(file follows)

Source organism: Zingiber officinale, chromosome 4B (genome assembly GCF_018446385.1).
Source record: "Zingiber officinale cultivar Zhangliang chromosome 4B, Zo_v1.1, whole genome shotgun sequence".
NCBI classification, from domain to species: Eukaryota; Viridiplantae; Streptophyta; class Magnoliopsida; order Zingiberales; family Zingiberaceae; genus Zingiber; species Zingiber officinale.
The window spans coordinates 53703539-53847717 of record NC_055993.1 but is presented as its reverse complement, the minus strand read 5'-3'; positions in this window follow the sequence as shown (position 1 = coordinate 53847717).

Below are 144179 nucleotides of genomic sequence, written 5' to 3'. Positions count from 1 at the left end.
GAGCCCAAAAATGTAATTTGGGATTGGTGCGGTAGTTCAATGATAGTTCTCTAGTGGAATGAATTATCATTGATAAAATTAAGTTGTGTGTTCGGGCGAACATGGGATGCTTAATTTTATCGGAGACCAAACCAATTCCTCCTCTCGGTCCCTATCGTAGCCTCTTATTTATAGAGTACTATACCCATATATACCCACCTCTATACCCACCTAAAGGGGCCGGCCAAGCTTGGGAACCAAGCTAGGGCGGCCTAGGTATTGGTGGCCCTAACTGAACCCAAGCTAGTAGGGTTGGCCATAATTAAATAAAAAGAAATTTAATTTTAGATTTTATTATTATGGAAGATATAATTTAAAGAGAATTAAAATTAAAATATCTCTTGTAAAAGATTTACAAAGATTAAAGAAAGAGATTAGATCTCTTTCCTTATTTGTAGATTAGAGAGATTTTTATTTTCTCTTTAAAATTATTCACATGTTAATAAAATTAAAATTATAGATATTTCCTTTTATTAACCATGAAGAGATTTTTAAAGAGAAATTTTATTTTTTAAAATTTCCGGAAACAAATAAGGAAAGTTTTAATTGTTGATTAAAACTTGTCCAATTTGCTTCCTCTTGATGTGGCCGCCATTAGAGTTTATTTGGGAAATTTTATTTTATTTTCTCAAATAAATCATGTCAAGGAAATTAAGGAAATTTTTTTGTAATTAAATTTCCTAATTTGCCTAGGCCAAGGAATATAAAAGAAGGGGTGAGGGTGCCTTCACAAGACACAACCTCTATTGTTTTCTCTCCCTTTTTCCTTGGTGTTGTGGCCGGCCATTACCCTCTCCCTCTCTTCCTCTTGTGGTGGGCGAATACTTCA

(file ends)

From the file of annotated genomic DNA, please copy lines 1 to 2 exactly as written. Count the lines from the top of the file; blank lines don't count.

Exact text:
Source organism: Zingiber officinale, chromosome 4B (genome assembly GCF_018446385.1).
Source record: "Zingiber officinale cultivar Zhangliang chromosome 4B, Zo_v1.1, whole genome shotgun sequence".